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Newlyns CTAX : Excessive charges **WON £146 FEES RETURNED**


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Hello,

I would really appreciate any advice with this issue.

 

i paid my council tax late,

but paid the whole years amount in one sum.

 

Unknown to me,

Barnet council had already passed on this debt to Newlyns Bailiffs.

Newlyns NEVER sent any correspondence.

The council tax was paid in September.

 

The first inkling that I had about Newlyns was on the 16/10/10,

when a letter was left on a table in the foyer of my flats stating that a bailiff had attended.

 

My husband called them,

and questioned why,

if a bailiff had attended,

was the letter left in the foyer,

and not posted through my front door?

 

Also,

why had he not knocked on our door to collect this alleged debt?

There was also the issue of why we had not received any notification prior to this visit?

 

Also, Newlyns said this was the third visit in two months,

but if this was the case,

why had the bailiff not left a notice each time,

as he is supposed to?

 

he spoke to the manager,

who looked into this,

and,

in recognition of these issues,

reduced the debt from £193 to £24.50.

 

My husband, rather stupidly, refused to pay a penny.

 

Today (26/10/10)

I received a call from a bailiff saying he was fifteen minutes away from my home,

and if i wanted to stop further costs incurring I had to pay £170.

 

After much wrangling with Newlyns I paid it.

I was told this amount is for their admin costs etc,

even though they have NEVER sent me any correspondence,

and the fact that their bailiffs ever attended my property more than once is highly questionable due to the fact that they did not leave any notices.

 

It would appear that ,

in the space of ten days,

their fees have risen from £24.50 to £170.

 

Is this right?

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Hi lock

 

Heres some info:-

 

How much bailiffs are allowed to charge, and for what, depends on the type of debt they are collecting.

When the bailiffs come round they should give you a copy of their scale of charges. If they don't, ask for one.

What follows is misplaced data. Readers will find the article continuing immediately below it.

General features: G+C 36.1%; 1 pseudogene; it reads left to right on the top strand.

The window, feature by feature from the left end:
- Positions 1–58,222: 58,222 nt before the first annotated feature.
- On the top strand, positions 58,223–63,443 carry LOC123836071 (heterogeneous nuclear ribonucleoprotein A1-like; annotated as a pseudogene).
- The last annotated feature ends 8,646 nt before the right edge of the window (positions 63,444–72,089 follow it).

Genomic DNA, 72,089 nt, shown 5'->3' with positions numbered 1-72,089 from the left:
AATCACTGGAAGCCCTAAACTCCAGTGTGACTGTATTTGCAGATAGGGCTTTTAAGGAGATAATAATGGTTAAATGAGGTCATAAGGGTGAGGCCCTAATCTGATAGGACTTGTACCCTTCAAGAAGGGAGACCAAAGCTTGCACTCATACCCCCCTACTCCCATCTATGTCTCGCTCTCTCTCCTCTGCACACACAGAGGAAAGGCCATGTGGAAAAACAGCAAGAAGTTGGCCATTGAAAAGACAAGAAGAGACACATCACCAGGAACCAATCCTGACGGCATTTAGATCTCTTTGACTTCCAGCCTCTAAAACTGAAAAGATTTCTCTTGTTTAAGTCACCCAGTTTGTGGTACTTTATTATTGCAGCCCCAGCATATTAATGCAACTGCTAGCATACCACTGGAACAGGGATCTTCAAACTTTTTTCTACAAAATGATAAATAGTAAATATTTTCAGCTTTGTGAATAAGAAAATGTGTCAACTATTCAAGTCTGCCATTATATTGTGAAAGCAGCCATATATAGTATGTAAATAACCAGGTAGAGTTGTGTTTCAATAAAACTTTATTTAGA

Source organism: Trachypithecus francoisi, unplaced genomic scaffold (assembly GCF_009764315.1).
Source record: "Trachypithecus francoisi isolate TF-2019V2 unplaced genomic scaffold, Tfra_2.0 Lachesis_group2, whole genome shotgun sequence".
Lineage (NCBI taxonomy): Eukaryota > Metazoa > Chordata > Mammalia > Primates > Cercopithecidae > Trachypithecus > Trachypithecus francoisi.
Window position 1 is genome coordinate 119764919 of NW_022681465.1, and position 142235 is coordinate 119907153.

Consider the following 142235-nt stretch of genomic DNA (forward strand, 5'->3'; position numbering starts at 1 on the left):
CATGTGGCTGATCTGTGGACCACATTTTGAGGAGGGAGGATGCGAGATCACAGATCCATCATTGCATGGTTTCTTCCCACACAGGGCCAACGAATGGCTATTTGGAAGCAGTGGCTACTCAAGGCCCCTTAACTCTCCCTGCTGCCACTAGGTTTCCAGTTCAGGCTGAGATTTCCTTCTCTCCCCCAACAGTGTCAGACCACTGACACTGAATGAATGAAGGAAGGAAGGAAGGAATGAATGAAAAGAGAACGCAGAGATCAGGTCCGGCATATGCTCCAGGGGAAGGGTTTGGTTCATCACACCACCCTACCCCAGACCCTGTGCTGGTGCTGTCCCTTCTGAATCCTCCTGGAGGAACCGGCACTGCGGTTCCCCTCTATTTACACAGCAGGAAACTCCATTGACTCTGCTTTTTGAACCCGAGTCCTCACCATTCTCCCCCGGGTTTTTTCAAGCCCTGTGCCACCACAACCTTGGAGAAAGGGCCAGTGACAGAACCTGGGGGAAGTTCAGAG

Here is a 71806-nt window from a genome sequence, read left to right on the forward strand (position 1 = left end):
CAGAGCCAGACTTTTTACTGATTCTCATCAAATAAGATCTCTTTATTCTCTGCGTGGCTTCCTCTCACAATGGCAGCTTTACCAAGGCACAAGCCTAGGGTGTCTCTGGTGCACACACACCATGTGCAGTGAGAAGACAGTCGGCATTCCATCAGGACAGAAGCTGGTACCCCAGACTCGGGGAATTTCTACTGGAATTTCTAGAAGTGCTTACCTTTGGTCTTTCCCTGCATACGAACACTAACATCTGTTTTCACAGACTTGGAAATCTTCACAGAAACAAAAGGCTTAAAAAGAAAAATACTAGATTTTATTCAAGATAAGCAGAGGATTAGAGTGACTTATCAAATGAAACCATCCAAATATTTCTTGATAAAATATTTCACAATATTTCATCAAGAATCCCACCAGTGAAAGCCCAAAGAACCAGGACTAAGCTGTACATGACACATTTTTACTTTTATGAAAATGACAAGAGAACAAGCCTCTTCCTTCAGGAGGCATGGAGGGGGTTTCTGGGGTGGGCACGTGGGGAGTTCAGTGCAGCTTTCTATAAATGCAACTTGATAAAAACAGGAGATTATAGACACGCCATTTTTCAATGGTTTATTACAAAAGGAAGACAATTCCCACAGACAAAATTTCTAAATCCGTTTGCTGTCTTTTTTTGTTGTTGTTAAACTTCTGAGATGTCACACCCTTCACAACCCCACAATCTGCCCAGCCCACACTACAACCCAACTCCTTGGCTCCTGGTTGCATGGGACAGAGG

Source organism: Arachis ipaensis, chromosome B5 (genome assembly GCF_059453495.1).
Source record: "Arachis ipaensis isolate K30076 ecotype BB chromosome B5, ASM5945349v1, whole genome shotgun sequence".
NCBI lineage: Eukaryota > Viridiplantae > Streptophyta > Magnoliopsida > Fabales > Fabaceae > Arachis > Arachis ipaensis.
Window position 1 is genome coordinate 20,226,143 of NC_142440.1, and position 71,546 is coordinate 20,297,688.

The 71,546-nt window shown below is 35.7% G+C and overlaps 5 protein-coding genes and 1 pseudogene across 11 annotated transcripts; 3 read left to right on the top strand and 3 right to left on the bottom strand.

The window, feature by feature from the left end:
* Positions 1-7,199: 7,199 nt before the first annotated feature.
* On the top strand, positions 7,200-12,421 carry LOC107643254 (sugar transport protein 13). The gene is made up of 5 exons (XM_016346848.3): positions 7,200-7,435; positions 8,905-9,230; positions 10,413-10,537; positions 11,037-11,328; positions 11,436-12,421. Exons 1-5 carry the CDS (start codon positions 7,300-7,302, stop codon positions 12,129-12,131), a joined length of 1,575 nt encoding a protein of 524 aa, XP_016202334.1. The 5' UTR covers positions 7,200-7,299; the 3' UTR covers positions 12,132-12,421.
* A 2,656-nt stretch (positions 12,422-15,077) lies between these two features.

You should definitely also ask in writing for a breakdown of what the bailiffs are charging you. You can use this to check that you are not being overcharged.

If you think you have been overcharged, or are unsure if the charges are correct, get help from an adviser. You have a number of options for challenging fees, including asking a judge to decide if the fees are fair and correct.

Council Tax

 

Bailiffs collecting Council Tax are not allowed to charge you for letters, but they can charge for 2 visits (£24.50 for the first, and £18.00 for the second). They can't charge you for any more than two visits (unless you owe Council tax for more than one year, then they can charge you for two visits per year). If they take your stuff, they can also make a 'levy charge' for their time and effort. The amount depends on the size of your debt: the more you owe, the higher the charge. The rules are complicated - but as a rough guide, if you owe less than £100 its £24.50, if you owe £500 its £40.50, if you owe £2000 it's £78.

They can also charge £12 for making a Walking Possession Agreement and, if you have not kept to the agreement, they can charge you for hiring a van to take your belongings away. This must be in line with normal van hire rates. Bailiffs cannot bring a van to your home and try to charge you for it before they get a 'walking possession agreement' - although many dodgy bailiffs will try this.

They can also charge ' reasonable costs' for selling your stuff.

If they have taken your stuff away, but don't sell it (because you have since paid up) they can charge you either £24.50 or up to 5% of the total they were collecting, whichever is the largest. If you have not paid the debt and costs off in the full (whether by a lump sum payment or by instalments) they cannot charge you this fee - although this is also something dodgy firms will try.

Be suspicious of anything not mentioned here - in particular anything called an 'enforcement' fee. If they do charge you more, get help from an advice centre.